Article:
The Importance of Optimizing Your Website for Mobile

By: Jeremy Girard, Director of Marketing, Envision Technology Advisors

The days of customers accessing your website on desktop computers alone is long gone. In today’s business environment, our websites need to communicate to our audience on an ever growing range of devices, including smartphones, tablets, netbooks, laptops, desktops, gaming systems, kitchen appliances and more. The online landscape has changed and, to be successful, our websites need to change too.

The “Do Nothing Approach”

Oftentimes when I speak with clients and business owners about the importance of their site being optimized for mobile devices, they respond by grabbing their cell phone, firing up a web browser, and going to their website.

“Look, my website comes up on mobile,” they often reply, showing me their desktop website – which is being squeezed down to fit on their phone’s tiny screen. This is what I call the “do nothing” approach to supporting mobile devices. As the name implies, you do nothing and simply expect your website, which was designed for desktop screens, to provide an effective user experience on every other possible screen as well.

The photo shows what a desktop website (we will use Envision’s site for our example purposes) looks like when it gets squeezed down for a smartphone’s small screen. As you can see, the website does appear, but it is very difficult to use. Links that were designed to be clicked on a desktop are impossible to touch on a small, touch screen device and the text is unreadable at this size. If you want to use the site, you will need to “pinch and zoom” to focus in on small pieces of the content a piece at a time. If you’ve used a website on your phone in this way, you know what an unpleasant experience it is.

The Rise of Mobile Website Traffic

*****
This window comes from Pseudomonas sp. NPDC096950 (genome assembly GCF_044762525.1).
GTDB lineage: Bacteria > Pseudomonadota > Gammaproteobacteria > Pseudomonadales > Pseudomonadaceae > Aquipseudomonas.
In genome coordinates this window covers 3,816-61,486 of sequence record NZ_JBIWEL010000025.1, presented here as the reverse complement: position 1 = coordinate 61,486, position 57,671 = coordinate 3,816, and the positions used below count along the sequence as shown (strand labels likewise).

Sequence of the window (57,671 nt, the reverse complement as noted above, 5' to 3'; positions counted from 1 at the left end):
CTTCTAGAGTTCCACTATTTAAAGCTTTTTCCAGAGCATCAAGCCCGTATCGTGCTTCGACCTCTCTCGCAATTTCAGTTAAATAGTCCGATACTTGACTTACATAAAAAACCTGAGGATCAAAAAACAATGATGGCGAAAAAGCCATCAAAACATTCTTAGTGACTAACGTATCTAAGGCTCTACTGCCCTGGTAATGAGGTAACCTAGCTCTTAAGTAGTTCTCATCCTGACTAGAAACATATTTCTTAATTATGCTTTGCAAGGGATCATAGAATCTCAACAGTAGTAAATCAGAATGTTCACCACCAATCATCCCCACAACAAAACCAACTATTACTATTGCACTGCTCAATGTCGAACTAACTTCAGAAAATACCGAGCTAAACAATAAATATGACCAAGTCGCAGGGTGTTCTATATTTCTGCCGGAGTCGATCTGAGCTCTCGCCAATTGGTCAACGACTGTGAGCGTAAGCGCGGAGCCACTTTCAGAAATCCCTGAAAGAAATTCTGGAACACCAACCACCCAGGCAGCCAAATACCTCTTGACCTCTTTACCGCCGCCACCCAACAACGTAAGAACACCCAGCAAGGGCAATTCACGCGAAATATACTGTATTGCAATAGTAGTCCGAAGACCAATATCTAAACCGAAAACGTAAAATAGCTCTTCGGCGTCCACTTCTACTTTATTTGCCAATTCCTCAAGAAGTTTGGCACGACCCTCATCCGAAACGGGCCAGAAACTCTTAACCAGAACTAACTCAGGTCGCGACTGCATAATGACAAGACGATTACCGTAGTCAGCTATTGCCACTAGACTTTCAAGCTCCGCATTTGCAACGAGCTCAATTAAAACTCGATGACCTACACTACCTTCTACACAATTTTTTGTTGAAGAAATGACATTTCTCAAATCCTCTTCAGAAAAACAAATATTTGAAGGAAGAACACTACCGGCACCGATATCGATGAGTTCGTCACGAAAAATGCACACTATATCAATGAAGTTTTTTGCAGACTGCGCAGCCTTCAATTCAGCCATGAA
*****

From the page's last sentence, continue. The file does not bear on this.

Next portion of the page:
At Envision, we host hundreds of websites. This allows us to look at traffic numbers as a whole to identify trends. What we are seeing is that, on average, our clients’ sites get about 30% of their traffic from mobile devices of one kind or another – and we have some sites that are over 50% of their traffic from mobile! This is where industry analysts are predicting all website traffic will climb to in the next few years. According to Google, the mobile web is growing at eight times the speed of the Internet.

With increased traffic comes increased expectations. The bar has been raised for how our websites should respond to mobile devices and our users expect more than the “do nothing” approach. In fact, another recent survey found that 40% of users state that, when on a mobile device, they will abandon a website not optimized for that device after 3 seconds. 46% state that they are unlikely to return to that site and 34% say that they will visit another site (likely a competitor) instead. This means that customers that found your site –  either due to your marketing efforts, a link from a search engine, through word of mouth, etc., will then leave your site and take their business with them because you offered them a poor mobile experience.